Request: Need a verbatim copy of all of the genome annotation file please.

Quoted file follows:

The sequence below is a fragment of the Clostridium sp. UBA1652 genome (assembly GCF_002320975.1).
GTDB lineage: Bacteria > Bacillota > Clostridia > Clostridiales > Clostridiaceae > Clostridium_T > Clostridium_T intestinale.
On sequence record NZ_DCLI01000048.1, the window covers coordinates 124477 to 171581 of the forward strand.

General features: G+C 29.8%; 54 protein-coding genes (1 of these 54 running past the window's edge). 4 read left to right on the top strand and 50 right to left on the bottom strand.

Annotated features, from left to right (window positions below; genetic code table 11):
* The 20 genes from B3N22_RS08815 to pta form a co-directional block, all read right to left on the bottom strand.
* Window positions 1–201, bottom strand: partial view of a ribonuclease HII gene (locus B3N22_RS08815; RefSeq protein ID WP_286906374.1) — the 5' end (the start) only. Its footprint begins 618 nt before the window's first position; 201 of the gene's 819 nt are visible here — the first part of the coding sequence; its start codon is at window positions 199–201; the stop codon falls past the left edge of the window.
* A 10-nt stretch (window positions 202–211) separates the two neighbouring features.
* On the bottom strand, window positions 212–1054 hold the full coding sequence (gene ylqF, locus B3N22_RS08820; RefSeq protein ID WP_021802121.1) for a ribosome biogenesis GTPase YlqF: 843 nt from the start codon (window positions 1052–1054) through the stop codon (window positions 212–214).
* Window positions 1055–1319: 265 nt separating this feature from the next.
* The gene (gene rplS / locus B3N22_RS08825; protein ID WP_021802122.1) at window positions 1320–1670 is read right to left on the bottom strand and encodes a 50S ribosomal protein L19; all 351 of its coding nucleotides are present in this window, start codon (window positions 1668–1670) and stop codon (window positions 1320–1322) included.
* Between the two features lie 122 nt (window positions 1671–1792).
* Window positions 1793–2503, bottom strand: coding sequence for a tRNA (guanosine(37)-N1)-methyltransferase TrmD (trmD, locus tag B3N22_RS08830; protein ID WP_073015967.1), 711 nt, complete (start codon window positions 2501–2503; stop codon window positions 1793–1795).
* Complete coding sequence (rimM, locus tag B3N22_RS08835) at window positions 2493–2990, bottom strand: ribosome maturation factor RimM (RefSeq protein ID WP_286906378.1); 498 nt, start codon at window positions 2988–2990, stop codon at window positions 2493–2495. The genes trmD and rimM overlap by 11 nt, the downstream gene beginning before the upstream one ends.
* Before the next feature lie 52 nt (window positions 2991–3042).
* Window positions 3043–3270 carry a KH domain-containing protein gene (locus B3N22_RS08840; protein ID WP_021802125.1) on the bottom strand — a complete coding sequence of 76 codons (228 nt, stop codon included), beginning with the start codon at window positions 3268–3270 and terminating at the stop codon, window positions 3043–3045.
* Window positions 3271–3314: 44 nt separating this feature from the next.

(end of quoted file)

The sequence below is a fragment of the Clostridium sp. UBA1652 genome (assembly GCF_002320975.1).
GTDB lineage: Bacteria > Bacillota > Clostridia > Clostridiales > Clostridiaceae > Clostridium_T > Clostridium_T intestinale.
On sequence record NZ_DCLI01000048.1, the window covers coordinates 124477 to 171581 of the forward strand.

General features: G+C 29.8%; 54 protein-coding genes (1 of these 54 running past the window's edge). 4 read left to right on the top strand and 50 right to left on the bottom strand.

Annotated features, from left to right (window positions below; genetic code table 11):
* The 20 genes from B3N22_RS08815 to pta form a co-directional block, all read right to left on the bottom strand.
* Window positions 1–201, bottom strand: partial view of a ribonuclease HII gene (locus B3N22_RS08815; RefSeq protein ID WP_286906374.1) — the 5' end (the start) only. Its footprint begins 618 nt before the window's first position; 201 of the gene's 819 nt are visible here — the first part of the coding sequence; its start codon is at window positions 199–201; the stop codon falls past the left edge of the window.
* A 10-nt stretch (window positions 202–211) separates the two neighbouring features.
* On the bottom strand, window positions 212–1054 hold the full coding sequence (gene ylqF, locus B3N22_RS08820; RefSeq protein ID WP_021802121.1) for a ribosome biogenesis GTPase YlqF: 843 nt from the start codon (window positions 1052–1054) through the stop codon (window positions 212–214).
* Window positions 1055–1319: 265 nt separating this feature from the next.
* The gene (gene rplS / locus B3N22_RS08825; protein ID WP_021802122.1) at window positions 1320–1670 is read right to left on the bottom strand and encodes a 50S ribosomal protein L19; all 351 of its coding nucleotides are present in this window, start codon (window positions 1668–1670) and stop codon (window positions 1320–1322) included.
* Between the two features lie 122 nt (window positions 1671–1792).
* Window positions 1793–2503, bottom strand: coding sequence for a tRNA (guanosine(37)-N1)-methyltransferase TrmD (trmD, locus tag B3N22_RS08830; protein ID WP_073015967.1), 711 nt, complete (start codon window positions 2501–2503; stop codon window positions 1793–1795).
* Complete coding sequence (rimM, locus tag B3N22_RS08835) at window positions 2493–2990, bottom strand: ribosome maturation factor RimM (RefSeq protein ID WP_286906378.1); 498 nt, start codon at window positions 2988–2990, stop codon at window positions 2493–2495. The genes trmD and rimM overlap by 11 nt, the downstream gene beginning before the upstream one ends.
* Before the next feature lie 52 nt (window positions 2991–3042).
* Window positions 3043–3270 carry a KH domain-containing protein gene (locus B3N22_RS08840; protein ID WP_021802125.1) on the bottom strand — a complete coding sequence of 76 codons (228 nt, stop codon included), beginning with the start codon at window positions 3268–3270 and terminating at the stop codon, window positions 3043–3045.
* Window positions 3271–3314: 44 nt separating this feature from the next.